They won’t drive up in a police cruiser, or walk the beat downtown in a uniform. But every day, they are confronted by the worst kinds of criminals, and a category of human depravity that all of us should be lucky to avoid for our entire lives.
They are the men and women of the Maine State Police Computer Crimes Unit, and they are responsible for the investigation and arrests of people who use 21st century technology to commit crimes -- including child pornographers who abuse vulnerable children for profit, and the sick individuals who create demand for those products.
The 11 officers who make up the CCU do some of the hardest work of law enforcement. And they do their jobs well. Their investigations have taken predators off the streets and led to justice for abused children.
But they need our help.
The CCU needs about $89,000 of investment in new software, computer upgrades and renewed analyst training.
We recently learned that the state can expect a budget surplus of almost $73 million. That increased revenue is a good sign for Maine’s economy -- it means individuals and businesses are earning more than the experts had predicted.
Gov. Paul LePage has proposed putting all of that surplus in the state’s Budget Stabilization Fund, the state savings account more commonly known as the “rainy day fund.” I understand that impulse. We all know that when we receive unexpected money, the smart thing to do is to save it.
However, no families in our community would say it’s smart to put your whole paycheck into savings before the mortgage and car payment are made. Our state has some unpaid bills too, whether it’s the shortfall faced by our local schools or the investments needed in the CCU.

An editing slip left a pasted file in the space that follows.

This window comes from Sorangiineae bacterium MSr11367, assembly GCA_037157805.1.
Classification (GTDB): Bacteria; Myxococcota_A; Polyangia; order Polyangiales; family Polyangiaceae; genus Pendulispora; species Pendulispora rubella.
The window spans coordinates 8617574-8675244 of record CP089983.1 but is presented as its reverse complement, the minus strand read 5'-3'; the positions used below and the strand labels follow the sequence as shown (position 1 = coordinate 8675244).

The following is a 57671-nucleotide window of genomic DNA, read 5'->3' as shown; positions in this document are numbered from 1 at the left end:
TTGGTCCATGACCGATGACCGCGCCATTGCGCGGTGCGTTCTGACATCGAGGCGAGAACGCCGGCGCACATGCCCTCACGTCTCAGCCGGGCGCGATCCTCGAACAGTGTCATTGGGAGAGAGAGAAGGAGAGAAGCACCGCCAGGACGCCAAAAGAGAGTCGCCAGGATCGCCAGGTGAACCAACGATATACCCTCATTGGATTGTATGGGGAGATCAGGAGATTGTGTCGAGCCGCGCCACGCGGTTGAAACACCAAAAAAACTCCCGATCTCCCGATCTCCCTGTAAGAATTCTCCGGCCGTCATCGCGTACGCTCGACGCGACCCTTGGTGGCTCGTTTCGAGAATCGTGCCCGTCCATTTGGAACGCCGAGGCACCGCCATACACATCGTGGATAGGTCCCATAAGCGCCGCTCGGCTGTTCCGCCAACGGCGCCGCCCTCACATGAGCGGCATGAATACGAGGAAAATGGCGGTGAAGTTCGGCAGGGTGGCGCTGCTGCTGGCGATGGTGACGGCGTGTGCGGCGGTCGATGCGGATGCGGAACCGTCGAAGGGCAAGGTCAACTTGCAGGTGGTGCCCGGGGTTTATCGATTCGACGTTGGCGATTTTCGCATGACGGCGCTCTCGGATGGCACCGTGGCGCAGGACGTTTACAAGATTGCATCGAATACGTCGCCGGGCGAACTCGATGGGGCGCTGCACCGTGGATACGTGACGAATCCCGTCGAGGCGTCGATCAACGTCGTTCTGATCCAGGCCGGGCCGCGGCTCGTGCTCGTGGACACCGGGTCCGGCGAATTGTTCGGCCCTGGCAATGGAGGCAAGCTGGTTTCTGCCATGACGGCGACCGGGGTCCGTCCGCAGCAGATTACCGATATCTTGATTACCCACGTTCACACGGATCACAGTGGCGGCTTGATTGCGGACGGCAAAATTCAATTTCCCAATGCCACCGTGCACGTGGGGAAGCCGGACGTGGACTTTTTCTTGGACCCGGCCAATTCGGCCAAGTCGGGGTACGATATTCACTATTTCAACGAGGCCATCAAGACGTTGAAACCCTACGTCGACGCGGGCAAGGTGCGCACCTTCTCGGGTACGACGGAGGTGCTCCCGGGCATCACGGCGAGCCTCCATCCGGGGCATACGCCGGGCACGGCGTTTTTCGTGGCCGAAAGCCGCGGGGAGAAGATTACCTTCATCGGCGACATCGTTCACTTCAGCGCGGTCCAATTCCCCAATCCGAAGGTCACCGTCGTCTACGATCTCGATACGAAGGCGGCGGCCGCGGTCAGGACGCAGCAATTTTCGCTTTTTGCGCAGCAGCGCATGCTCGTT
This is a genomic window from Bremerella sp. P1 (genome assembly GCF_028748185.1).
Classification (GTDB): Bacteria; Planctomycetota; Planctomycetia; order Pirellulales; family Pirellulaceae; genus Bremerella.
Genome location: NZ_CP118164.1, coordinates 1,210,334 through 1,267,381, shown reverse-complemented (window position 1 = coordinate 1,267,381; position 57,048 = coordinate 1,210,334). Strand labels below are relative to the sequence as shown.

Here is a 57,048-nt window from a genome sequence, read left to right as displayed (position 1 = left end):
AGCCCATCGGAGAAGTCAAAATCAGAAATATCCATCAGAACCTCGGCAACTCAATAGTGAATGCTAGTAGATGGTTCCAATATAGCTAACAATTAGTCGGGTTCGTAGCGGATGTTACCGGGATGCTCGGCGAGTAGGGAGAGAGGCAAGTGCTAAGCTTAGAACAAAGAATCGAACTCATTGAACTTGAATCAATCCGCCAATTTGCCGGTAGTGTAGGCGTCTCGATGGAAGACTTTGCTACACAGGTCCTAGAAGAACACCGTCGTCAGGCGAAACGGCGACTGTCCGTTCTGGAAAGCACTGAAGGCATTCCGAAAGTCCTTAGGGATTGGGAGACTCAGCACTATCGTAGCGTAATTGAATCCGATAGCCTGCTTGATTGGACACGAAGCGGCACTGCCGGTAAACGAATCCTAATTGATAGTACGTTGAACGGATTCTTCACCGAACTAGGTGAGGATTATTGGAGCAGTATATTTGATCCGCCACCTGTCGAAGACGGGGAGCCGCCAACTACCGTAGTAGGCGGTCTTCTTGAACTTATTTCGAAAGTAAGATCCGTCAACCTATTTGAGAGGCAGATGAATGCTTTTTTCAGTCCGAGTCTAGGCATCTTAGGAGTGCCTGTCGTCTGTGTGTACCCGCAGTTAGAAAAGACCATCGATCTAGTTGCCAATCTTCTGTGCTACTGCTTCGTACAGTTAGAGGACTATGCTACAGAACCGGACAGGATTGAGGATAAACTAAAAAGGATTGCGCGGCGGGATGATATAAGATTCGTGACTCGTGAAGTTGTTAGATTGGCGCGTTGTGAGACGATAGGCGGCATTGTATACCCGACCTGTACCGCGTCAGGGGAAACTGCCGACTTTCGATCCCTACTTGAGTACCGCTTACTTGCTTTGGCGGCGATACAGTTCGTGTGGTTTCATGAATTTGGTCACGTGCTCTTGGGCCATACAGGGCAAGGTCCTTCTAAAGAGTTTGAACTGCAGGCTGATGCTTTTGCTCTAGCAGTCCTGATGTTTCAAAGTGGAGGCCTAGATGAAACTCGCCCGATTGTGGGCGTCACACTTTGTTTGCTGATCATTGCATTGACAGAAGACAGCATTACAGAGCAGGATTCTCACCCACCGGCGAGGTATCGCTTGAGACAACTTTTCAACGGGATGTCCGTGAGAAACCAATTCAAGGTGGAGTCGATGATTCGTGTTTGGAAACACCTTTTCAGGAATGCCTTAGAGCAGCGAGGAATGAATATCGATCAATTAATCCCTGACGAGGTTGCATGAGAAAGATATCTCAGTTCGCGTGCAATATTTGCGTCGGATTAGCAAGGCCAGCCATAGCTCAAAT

My house and senate colleagues on the appropriations are doing the hard work right now of striking the right fiscal balance. I testified before the committee on March 7, telling them about the critical need in the CCU, and I’m hopeful they’ll consider that need as they make their decisions about the upcoming surplus.
I am disgusted by the frequency of stories about criminals abusing children -- whether it’s the monster creating and distributing child pornography, or the degenerate trafficking those suffering children. But I’m far more wary of a scenario in which those stories are never published, because those criminals are allowed to operate with impunity, out of reach of law enforcement officers who can’t keep up with them.
In the high-tech world of computer crimes, our police officers need the best, most up-to-date resources available to keep up with criminals. Fortunately, the legislature should be able to provide this funding easily.
As always, please feel free to contact me at firstname.lastname@example.org or (207) 287-1515.